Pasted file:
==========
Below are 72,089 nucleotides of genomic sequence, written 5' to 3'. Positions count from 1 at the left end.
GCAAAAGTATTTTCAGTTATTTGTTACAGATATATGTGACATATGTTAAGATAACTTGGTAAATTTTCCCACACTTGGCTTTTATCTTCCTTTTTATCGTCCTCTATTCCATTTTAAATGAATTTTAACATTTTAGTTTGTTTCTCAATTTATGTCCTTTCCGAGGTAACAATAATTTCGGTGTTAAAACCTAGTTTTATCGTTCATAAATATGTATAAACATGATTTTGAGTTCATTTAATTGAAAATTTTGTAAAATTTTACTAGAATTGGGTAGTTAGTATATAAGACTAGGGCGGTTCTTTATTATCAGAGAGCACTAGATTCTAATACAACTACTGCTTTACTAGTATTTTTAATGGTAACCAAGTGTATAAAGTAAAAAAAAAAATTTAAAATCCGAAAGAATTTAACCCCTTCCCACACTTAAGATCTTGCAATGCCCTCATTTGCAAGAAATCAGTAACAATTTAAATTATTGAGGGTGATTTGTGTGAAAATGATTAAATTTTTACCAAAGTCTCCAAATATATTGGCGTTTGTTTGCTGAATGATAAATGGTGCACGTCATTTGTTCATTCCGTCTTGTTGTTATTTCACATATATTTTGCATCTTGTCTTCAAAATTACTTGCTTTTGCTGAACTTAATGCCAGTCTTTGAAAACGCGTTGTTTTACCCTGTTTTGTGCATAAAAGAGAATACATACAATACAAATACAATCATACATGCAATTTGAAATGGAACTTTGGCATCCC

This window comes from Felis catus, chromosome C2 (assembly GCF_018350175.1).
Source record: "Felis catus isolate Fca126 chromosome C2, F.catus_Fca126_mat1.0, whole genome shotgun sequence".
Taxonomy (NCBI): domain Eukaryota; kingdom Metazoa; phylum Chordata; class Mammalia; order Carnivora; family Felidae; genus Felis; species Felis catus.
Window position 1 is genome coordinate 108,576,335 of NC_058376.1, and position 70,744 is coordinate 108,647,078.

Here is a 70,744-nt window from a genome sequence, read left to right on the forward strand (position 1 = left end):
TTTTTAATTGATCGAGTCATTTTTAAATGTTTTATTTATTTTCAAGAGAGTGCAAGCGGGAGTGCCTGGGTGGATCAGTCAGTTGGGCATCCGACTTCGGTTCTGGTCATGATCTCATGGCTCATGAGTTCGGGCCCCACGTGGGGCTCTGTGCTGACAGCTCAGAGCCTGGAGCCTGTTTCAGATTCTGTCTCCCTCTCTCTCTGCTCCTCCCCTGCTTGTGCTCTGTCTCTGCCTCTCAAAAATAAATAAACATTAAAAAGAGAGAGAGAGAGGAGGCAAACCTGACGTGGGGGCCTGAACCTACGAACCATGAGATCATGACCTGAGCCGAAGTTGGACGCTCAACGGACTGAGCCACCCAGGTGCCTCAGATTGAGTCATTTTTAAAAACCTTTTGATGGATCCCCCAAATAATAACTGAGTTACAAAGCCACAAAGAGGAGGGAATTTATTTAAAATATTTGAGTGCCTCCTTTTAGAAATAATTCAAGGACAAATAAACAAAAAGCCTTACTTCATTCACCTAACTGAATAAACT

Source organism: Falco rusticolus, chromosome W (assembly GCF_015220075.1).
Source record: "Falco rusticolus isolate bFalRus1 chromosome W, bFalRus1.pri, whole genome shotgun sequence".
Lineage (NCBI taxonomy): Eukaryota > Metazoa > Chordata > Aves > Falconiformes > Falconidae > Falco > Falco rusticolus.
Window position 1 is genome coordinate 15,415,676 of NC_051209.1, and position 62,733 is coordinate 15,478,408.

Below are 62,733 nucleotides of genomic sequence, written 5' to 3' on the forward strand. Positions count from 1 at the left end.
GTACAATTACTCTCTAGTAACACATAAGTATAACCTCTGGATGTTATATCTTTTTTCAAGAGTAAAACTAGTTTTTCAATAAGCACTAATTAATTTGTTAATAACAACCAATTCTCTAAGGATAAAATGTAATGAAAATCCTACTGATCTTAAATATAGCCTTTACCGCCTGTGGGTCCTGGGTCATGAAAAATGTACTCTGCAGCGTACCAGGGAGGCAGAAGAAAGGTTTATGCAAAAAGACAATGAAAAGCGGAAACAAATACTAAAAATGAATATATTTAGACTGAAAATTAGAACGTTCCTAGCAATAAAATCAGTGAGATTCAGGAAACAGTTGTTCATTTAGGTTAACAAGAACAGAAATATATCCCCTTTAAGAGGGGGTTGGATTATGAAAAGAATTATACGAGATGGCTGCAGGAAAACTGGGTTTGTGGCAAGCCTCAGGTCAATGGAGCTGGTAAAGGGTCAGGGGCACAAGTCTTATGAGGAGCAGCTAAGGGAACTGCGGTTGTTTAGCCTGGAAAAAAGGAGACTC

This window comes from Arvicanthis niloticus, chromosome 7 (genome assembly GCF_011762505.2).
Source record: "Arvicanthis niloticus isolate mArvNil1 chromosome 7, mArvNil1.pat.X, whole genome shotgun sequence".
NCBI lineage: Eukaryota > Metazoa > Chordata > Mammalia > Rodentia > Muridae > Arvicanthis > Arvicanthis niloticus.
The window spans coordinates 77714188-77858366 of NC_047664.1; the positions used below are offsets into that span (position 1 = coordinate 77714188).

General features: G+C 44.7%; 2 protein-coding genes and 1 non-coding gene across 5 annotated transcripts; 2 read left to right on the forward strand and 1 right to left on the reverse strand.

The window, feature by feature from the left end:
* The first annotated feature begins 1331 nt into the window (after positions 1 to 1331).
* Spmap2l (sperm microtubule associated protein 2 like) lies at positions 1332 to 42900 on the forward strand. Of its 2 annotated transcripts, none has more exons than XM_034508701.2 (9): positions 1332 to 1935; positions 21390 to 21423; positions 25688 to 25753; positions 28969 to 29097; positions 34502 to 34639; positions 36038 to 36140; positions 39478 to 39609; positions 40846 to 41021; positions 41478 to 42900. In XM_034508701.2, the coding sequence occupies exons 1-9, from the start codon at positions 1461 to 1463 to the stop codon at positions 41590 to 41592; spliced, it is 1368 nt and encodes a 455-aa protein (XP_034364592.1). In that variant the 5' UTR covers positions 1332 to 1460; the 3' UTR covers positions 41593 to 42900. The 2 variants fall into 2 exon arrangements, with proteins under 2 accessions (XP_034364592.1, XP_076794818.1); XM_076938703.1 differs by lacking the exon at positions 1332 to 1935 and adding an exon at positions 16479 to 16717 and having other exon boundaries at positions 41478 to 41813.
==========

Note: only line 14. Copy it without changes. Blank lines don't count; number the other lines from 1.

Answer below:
GTACAATTACTCTCTAGTAACACATAAGTATAACCTCTGGATGTTATATCTTTTTTCAAGAGTAAAACTAGTTTTTCAATAAGCACTAATTAATTTGTTAATAACAACCAATTCTCTAAGGATAAAATGTAATGAAAATCCTACTGATCTTAAATATAGCCTTTACCGCCTGTGGGTCCTGGGTCATGAAAAATGTACTCTGCAGCGTACCAGGGAGGCAGAAGAAAGGTTTATGCAAAAAGACAATGAAAAGCGGAAACAAATACTAAAAATGAATATATTTAGACTGAAAATTAGAACGTTCCTAGCAATAAAATCAGTGAGATTCAGGAAACAGTTGTTCATTTAGGTTAACAAGAACAGAAATATATCCCCTTTAAGAGGGGGTTGGATTATGAAAAGAATTATACGAGATGGCTGCAGGAAAACTGGGTTTGTGGCAAGCCTCAGGTCAATGGAGCTGGTAAAGGGTCAGGGGCACAAGTCTTATGAGGAGCAGCTAAGGGAACTGCGGTTGTTTAGCCTGGAAAAAAGGAGACTC